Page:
The personal information and social security numbers of Dallas ISD students, alumni and staff may have been exposed in a data breach discovered last month.
While DISD officials don’t believe the stolen information has been shared or sold, they can’t be “100 percent certain” until further forensic analysis has been completed.
DISD officials contacted federal law enforcement authorities and assigned an IT team and forensic consultants to address vulnerabilities exploited during the breach.
“We regret any inconvenience this incident may have caused and believe it is our responsibility to inform the public that we are taking steps to notify individuals whose records have been impacted,” a statement posted to the district’s website read.
Data exposed in the breach may include names, addresses, phone numbers, social security numbers, dates of birth, dates of employment, salary information and reasons for ending employment of current and former employees.
Additionally, the names, social security numbers, dates of birth, guardian contact information, grades, custody status and medical conditions of current and former students may have been exposed.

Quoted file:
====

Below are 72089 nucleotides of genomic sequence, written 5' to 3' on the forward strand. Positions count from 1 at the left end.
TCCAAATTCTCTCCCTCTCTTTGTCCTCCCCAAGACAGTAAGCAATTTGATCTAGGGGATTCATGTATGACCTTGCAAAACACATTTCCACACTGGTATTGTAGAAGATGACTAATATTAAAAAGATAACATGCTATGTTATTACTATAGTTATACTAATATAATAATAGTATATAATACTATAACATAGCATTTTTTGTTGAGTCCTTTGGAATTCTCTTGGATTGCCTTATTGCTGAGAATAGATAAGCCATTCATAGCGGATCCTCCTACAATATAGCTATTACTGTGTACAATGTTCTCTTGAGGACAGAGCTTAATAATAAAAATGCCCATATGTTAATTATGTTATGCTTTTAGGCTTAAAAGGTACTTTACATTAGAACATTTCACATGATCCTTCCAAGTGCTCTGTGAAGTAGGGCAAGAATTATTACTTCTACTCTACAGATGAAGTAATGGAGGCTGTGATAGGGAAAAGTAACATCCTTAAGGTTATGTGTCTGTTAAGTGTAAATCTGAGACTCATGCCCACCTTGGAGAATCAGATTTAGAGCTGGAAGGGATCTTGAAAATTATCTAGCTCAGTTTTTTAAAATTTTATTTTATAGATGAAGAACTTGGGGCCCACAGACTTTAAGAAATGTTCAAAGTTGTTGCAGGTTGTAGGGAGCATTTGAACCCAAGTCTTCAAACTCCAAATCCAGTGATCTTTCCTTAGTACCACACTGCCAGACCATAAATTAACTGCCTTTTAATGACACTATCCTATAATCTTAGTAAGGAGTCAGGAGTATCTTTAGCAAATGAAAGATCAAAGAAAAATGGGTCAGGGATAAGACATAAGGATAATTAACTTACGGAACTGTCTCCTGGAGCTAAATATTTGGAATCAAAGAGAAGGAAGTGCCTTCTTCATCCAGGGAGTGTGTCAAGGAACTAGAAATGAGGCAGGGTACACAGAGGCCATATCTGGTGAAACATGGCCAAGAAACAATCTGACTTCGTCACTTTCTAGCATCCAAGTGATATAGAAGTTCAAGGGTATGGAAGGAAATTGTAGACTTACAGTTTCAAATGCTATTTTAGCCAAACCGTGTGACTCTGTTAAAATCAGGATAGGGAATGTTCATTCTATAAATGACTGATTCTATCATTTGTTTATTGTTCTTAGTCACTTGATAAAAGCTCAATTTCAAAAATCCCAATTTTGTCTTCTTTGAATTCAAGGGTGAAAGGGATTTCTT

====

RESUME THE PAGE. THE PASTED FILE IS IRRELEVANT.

The district warned current and former Dallas ISD students, employees and contractors dating back to 2010 that their data was likely exposed in the breach.
“To date, our cybersecurity experts have found no evidence indicating the data was otherwise accessed, disseminated, or sold,” district officials wrote on their website. “However, we cannot be 100% sure until our ongoing investigation is complete.”
On Friday, DISD plans to post a hotline number to call with further information. The district is offering those affected credit monitoring and identity theft protection services.
The district learned weeks ago — on Aug. 8 — of the data breach. District officials noted that they immediately deployed a team to investigate what happened, limit how the data was shared and implement extra security measures. Law enforcement was notified, according to a website the district set up to answer questions about the breach.
“We cannot comment further on law enforcement involvement at this time,” officials wrote.
Schools across the country have been victims of data breaches in recent years.
A recent report from the Government Accountability Office analyzed 99 student data breaches reported from July 1, 2016 through May 5, 2020 that compromised the data of thousands of kids in 287 school districts.
A San Antonio school district, Judson ISD, recently paid more than half a million dollars in ransom during a cyber attack earlier this summer. The district reportedly paid the ransom to prevent sensitive information from being published, according to Texas Public Radio.
To prevent further breaches, DISD plans to conduct a comprehensive review of its systems and implement additional security measures.
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